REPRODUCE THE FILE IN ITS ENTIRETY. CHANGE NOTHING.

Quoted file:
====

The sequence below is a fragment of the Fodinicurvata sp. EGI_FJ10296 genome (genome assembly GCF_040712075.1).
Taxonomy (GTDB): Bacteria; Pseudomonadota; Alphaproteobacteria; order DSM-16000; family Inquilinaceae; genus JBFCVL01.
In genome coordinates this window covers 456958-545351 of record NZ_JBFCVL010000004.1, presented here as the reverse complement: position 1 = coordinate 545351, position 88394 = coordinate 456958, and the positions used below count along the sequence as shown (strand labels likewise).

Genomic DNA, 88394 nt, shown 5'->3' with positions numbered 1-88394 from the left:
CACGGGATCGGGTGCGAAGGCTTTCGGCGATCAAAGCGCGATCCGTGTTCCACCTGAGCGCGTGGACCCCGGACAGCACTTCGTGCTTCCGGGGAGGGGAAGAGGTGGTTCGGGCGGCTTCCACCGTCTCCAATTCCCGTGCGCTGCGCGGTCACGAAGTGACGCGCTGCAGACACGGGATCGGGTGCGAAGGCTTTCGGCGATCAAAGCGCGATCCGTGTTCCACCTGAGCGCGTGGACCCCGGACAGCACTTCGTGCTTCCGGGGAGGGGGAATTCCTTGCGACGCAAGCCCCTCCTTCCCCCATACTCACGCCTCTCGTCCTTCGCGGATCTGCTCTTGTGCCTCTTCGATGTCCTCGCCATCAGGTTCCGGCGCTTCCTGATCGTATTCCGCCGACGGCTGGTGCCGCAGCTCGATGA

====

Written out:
The sequence below is a fragment of the Fodinicurvata sp. EGI_FJ10296 genome (genome assembly GCF_040712075.1).
Taxonomy (GTDB): Bacteria; Pseudomonadota; Alphaproteobacteria; order DSM-16000; family Inquilinaceae; genus JBFCVL01.
In genome coordinates this window covers 456958-545351 of record NZ_JBFCVL010000004.1, presented here as the reverse complement: position 1 = coordinate 545351, position 88394 = coordinate 456958, and the positions used below count along the sequence as shown (strand labels likewise).

Genomic DNA, 88394 nt, shown 5'->3' with positions numbered 1-88394 from the left:
CACGGGATCGGGTGCGAAGGCTTTCGGCGATCAAAGCGCGATCCGTGTTCCACCTGAGCGCGTGGACCCCGGACAGCACTTCGTGCTTCCGGGGAGGGGAAGAGGTGGTTCGGGCGGCTTCCACCGTCTCCAATTCCCGTGCGCTGCGCGGTCACGAAGTGACGCGCTGCAGACACGGGATCGGGTGCGAAGGCTTTCGGCGATCAAAGCGCGATCCGTGTTCCACCTGAGCGCGTGGACCCCGGACAGCACTTCGTGCTTCCGGGGAGGGGGAATTCCTTGCGACGCAAGCCCCTCCTTCCCCCATACTCACGCCTCTCGTCCTTCGCGGATCTGCTCTTGTGCCTCTTCGATGTCCTCGCCATCAGGTTCCGGCGCTTCCTGATCGTATTCCGCCGACGGCTGGTGCCGCAGCTCGATGA